It would have been impossible for Sam to give up his pigs, so we raised a few hogs, downsized our duck flock, determined we would forego raising turkeys this year and coasted through the remainder of 2019. Using the term “coasted” very loosely because, ya know, we’re homesteaders and there’s work to be done every day! What we had left was a simpler version of our homestead that represented the aspects of farming that are most important to us. When we started out on this path it seemed sad to be losing so much of the progress we had made, but looking back on it now I’m thankful for the opportunity to have simplified our operation and clarified where our passions lie. It would be incredible to do all the things, but in reality we can’t be experts of everything and so this year we have gone back to our roots to hone our craft. Welcoming a newborn to the homestead was overwhelming at first. It seemed unrealistic to find a way to work our existing routine for barn chores around her very unpredictable schedule. I recall many a morning hearing the goats complaining that we were five minutes late with their hay and this kind of disregard would not be tolerated! I had to pull back a bit to focus on Norah and hand the reins over to Sam and the kids. This was a real challenge for me. I’m particular in the care of each animal we raise. I know each of them like I know my children because I spend many hours, days, years getting to know their corks and what their normal behavior looks like. It would be unrealistic for me to expect the same vigilance in their care from someone else. And yet, my daughter needed me more and her season of helplessness would be so short.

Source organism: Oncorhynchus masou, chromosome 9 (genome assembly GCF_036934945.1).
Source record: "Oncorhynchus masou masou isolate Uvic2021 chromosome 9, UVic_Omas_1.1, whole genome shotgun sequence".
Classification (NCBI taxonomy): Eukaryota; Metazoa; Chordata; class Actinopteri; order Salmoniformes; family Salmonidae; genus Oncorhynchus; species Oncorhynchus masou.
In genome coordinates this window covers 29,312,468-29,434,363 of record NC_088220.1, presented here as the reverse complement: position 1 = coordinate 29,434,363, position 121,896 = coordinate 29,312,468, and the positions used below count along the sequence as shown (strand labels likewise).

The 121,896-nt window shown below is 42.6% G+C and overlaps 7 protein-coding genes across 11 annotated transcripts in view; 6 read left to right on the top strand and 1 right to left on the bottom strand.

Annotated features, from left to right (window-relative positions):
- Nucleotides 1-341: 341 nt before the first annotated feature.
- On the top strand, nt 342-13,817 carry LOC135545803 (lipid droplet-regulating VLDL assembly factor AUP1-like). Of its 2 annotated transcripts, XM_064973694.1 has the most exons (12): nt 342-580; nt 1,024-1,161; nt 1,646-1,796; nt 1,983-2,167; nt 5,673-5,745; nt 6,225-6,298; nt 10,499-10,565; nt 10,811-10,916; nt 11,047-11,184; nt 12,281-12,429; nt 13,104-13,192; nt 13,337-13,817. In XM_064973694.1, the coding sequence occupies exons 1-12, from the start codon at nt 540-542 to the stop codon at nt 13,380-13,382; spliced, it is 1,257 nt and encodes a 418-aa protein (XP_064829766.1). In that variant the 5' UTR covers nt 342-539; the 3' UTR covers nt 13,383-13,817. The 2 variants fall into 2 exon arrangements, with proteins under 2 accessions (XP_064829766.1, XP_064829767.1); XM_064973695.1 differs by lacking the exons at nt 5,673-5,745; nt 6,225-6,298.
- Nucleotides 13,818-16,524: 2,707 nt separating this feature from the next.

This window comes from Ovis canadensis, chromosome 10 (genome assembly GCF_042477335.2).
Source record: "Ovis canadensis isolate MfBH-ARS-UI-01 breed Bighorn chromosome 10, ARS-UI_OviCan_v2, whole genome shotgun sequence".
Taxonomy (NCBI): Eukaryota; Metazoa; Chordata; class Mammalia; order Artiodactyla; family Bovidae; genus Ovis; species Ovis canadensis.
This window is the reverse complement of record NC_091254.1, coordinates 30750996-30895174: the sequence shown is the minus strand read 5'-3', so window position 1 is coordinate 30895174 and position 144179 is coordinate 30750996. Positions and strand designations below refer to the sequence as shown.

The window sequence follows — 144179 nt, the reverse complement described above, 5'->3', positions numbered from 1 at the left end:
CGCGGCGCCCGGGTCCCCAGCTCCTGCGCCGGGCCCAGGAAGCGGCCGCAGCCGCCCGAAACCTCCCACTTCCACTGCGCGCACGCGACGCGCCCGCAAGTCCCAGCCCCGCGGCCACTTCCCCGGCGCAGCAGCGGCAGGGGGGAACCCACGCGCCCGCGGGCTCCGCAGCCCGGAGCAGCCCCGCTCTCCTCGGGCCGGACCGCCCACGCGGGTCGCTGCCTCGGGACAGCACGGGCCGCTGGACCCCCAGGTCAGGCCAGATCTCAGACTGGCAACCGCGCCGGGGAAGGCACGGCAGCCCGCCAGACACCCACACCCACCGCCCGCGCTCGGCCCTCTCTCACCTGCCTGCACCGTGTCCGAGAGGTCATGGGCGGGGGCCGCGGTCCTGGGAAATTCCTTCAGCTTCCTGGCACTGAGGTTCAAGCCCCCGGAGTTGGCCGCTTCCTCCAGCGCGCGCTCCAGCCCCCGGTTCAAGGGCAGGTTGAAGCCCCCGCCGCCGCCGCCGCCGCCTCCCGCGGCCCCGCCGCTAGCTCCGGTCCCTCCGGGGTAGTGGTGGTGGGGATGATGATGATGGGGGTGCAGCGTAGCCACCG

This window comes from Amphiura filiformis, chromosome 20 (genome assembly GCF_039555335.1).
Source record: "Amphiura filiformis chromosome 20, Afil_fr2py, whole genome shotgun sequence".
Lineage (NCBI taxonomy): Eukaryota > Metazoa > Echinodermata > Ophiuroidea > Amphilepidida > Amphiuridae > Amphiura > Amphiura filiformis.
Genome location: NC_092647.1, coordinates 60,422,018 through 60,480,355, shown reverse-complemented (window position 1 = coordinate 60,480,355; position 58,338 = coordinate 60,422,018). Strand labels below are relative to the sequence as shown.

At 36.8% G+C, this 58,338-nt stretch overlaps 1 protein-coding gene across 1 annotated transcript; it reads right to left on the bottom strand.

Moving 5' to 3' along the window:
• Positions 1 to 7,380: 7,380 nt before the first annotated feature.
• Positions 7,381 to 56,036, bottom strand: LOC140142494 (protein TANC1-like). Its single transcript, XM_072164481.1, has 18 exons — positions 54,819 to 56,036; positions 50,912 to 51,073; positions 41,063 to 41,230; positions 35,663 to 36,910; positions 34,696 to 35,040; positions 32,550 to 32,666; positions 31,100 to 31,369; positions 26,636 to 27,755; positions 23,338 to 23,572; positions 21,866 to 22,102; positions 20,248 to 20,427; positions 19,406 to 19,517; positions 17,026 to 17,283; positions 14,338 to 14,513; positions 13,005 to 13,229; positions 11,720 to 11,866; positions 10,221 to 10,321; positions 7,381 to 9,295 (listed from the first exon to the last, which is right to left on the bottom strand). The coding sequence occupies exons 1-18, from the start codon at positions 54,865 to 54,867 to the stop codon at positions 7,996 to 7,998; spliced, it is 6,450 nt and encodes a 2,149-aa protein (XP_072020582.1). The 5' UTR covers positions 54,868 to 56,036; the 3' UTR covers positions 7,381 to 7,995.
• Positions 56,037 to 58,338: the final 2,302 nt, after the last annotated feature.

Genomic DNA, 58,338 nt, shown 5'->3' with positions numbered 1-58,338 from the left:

After a few months, we hit a groove. I was able to put Norah in a carrier and get back out there again. We made new routines. We evolved again. We’re reinventing what the homestead will look like. As I reflect back on this year I am astounded by how many unexpected twists and turns it held. We like to think we have a neatly planned path laid out before us and then suddenly we find ourselves in uncharted territory. This year we learned how resilient our family is to overcome adversity. We suffered loss and we mourned together. Our family shrank and then somehow also grew exponentially. This year we were reminded of the beauty of simplicity. The clarity that can be found when we turn off some of the white noise.
As I look forward to the seasons ahead I imagine my girls running barefoot under the summer sun with the chickens and goats not far behind. That image brings me an overwhelming sense of peace and accomplishment. When I look forward my goals are not for lofty expansion. They are for quiet moments where I am reminded why we chose to raise our children here. It wasn’t so that we could create a profitable business, it was so we could teach them about the beauty of simplicity. I needed that reminder this year and I’m thankful for the struggles that helped to reveal it. In the coming year I hope that my loved ones and cherished readers can endeavor on a similar path with clearer vision. Our goals for the year don’t have to be professional development or material gains. Personal development and the cultivation of our self-awareness is paramount to uncovering our true happiness. So I hope you find yourself wealthy with knowledge, swimming in questions asked and answers found, inundated with moments of clarity and peace. For that will make us very rich indeed.